• Captured Super-Entity: The canonical example of Dream is mentioned by the Gatekeeper, as is the attempt by the Clan Akkaba to capture and control the Phoenix in Vienna in 1897. In neither case did it end well, though the latter has continued significance, as before breaking loose, the Phoenix did as the Clan desired and all but wiped out the Grey Court of Vampires (mainly because She really doesn't like vampires), and it's indicated repeatedly that Dracula might just have a grudge against Harry because of this. When he appears, he isn't particularly interested in fighting Harry, but when the latter rudely insists on being a Spanner in the Works, Dracula does attack him, and seems to recognize the Phoenix within him.
  • Casual Danger Dialogue: Harry and Carol continue this trend from Child of the Storm, flirting/snarking at each other even when in the middle of an escape attempt from the Red Room.
    Noriko: (annoyed) Do you always talk this much when there are more important things to do?
    Harry and Carol: ... No.
    • Peter Parker, Diana, and Harry get into quite a bit of this while fighting Grey Court vampires.
  • Cerebus Retcon: Carol's dad, previously established as having old fashioned attitudes, and generally being a Standard '50s Father in the wrong century, is established on his first actual appearance as psychologically abusive in such a way that it only really becomes obvious in retrospect - something which also, in retrospect, provides the root for most of Carol's issues. He tries to get Harry to use his Psychic Powers to set Carol 'on the right path.' Harry predictably erupts with fury. When his wife and mother-in-law get the full story in chapter 20, they agree that he has to go. Since said mother-in-law is Alison Carter, he is gone in very short order.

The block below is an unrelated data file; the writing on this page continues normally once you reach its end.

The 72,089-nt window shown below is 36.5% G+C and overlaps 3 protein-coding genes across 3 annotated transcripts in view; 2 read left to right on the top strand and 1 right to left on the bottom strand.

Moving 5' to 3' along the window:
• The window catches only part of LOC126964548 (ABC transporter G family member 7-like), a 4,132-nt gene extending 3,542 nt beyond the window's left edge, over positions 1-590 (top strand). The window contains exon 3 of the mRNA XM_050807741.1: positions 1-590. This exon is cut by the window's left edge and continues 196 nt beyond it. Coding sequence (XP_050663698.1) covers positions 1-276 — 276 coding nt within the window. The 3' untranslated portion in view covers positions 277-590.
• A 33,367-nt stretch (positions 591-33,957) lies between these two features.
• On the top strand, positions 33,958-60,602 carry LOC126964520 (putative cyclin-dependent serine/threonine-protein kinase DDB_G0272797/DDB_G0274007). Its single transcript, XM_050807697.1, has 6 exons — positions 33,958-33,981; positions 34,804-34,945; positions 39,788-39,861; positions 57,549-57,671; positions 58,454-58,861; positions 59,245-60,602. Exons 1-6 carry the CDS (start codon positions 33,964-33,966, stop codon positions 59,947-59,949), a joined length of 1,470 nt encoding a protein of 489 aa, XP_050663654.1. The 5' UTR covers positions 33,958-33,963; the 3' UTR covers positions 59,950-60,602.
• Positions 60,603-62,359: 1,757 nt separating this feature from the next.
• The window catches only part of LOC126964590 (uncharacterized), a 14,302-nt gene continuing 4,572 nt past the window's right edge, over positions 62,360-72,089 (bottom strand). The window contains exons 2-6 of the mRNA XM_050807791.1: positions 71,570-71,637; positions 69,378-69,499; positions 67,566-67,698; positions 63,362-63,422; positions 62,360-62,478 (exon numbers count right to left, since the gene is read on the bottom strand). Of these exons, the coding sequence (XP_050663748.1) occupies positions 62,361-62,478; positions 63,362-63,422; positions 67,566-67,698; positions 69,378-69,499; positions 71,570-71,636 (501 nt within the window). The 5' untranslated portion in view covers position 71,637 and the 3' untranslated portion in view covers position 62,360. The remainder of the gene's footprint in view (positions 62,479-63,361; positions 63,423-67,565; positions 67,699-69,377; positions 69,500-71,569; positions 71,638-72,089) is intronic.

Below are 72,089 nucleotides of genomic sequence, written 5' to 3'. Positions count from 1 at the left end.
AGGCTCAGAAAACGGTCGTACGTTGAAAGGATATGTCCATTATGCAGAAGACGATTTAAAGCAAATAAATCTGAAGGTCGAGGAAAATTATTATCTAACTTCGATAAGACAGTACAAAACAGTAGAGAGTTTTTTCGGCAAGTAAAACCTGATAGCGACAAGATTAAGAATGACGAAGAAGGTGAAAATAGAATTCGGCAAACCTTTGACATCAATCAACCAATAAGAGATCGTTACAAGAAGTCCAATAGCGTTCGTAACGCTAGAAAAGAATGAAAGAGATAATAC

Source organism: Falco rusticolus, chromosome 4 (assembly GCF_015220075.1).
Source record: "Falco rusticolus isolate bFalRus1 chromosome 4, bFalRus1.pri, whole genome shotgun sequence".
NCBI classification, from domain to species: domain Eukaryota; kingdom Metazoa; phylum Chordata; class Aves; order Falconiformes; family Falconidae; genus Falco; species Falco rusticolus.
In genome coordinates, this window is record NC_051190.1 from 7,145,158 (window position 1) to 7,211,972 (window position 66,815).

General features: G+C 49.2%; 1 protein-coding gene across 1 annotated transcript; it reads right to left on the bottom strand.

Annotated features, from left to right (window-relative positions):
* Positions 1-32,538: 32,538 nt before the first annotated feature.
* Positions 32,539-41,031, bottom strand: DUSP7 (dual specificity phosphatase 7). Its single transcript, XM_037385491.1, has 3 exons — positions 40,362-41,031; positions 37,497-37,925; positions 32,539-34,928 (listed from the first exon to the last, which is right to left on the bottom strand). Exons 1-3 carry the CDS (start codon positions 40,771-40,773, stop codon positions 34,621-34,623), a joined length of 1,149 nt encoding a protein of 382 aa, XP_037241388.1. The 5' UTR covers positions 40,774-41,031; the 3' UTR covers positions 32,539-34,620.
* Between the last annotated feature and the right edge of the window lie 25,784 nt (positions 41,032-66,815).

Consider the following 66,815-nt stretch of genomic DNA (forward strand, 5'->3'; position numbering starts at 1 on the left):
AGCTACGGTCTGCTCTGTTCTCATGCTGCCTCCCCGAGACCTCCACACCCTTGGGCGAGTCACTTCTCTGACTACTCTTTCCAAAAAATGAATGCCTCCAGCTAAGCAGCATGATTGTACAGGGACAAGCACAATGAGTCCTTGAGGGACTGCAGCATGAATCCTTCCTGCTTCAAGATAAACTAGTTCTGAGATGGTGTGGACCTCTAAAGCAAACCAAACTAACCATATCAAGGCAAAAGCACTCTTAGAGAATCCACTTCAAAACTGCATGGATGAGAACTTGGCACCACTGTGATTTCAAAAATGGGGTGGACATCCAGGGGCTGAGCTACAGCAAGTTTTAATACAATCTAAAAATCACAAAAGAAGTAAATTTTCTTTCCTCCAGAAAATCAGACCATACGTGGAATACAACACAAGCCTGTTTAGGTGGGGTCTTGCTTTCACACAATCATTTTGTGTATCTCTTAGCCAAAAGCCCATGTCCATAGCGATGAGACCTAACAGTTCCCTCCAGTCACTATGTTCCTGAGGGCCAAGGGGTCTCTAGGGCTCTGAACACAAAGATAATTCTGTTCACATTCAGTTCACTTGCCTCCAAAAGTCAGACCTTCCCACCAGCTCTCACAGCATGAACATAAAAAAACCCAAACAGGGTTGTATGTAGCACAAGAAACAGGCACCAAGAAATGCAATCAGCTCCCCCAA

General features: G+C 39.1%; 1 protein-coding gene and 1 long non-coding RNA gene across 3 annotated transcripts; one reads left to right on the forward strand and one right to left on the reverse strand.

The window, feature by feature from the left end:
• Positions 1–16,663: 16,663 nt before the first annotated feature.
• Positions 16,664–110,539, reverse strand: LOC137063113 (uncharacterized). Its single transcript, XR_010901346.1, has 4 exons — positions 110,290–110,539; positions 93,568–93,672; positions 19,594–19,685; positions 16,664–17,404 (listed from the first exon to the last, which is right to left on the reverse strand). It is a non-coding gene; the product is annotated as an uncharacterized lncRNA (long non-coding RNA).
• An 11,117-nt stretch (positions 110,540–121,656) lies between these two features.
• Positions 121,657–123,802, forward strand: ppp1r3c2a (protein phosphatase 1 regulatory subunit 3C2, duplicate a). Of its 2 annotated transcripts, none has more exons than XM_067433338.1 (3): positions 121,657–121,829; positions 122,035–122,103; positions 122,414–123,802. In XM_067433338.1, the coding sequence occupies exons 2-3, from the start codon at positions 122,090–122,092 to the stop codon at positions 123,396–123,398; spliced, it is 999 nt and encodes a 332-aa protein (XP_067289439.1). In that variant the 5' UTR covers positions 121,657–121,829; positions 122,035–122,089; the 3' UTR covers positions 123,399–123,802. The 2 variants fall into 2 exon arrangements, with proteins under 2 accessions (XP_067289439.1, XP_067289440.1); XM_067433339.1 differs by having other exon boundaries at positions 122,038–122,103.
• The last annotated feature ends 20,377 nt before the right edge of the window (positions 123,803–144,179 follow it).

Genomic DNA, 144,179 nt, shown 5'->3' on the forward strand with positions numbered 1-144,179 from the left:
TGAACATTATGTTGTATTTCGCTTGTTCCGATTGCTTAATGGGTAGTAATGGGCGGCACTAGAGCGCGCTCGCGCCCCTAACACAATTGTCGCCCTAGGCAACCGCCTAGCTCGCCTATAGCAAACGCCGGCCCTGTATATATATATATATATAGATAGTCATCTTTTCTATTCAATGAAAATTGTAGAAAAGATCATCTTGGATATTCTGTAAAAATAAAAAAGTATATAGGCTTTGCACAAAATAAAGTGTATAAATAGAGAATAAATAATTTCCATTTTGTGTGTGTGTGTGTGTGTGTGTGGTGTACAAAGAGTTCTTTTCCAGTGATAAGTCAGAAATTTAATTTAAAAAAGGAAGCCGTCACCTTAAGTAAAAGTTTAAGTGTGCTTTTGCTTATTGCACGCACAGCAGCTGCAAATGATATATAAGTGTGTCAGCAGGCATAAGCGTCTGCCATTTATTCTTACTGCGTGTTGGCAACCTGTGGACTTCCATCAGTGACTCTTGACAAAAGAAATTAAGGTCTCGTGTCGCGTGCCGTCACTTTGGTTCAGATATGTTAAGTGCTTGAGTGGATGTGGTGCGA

• Chekhov's Gun: Back in Chapter 69 of Child of the Storm, Fury had an Oh, Crap! reaction to an Eureka Moment he had after reading something in SHIELD's file on Jean. In Chapter 9, we learn what it was: he's realised that her twin sister Rachel didn't actually die as an infant, but was in fact stolen and still alive. Sinister's involvement led him to figure out who was behind it.
    • The phoenix feather (or, as Strange puts it, 'what you all so charmingly think is merely a phoenix feather') that Odin showed Harry way back in chapter 35 of Child of the Storm, and gifted Harry with in the epilogue. Here, Maddie stores Harry's consciousness in it to protect him from the Red Son reprogramming, and it's later used to absorb his out of control Phoenix powers. It's later revealed to be Laevateinn, the shapeshifting wand of Prospero Slytherin, first mentioned in the above chapter.
    • Also first mentioned in Chapter 35 was the Twilight Sword, which Harry finds out almost a book later was wielded by Surtur.
  • Chekhov's Gunman: In chapter 7, the mysterious voice in Draco's head is directly alluded to for the first time since chapter 21 of Child of the Storm, with circumstantial hints as to who it might be: Prospero Slytherin, ancestor of Salazar, hero of the Last Frost Giant War and wielder of the Phoenix associated Laevateinn.
    • In the same chapter, Sinister finally appears, having lurked in the background throughout Child of the Storm.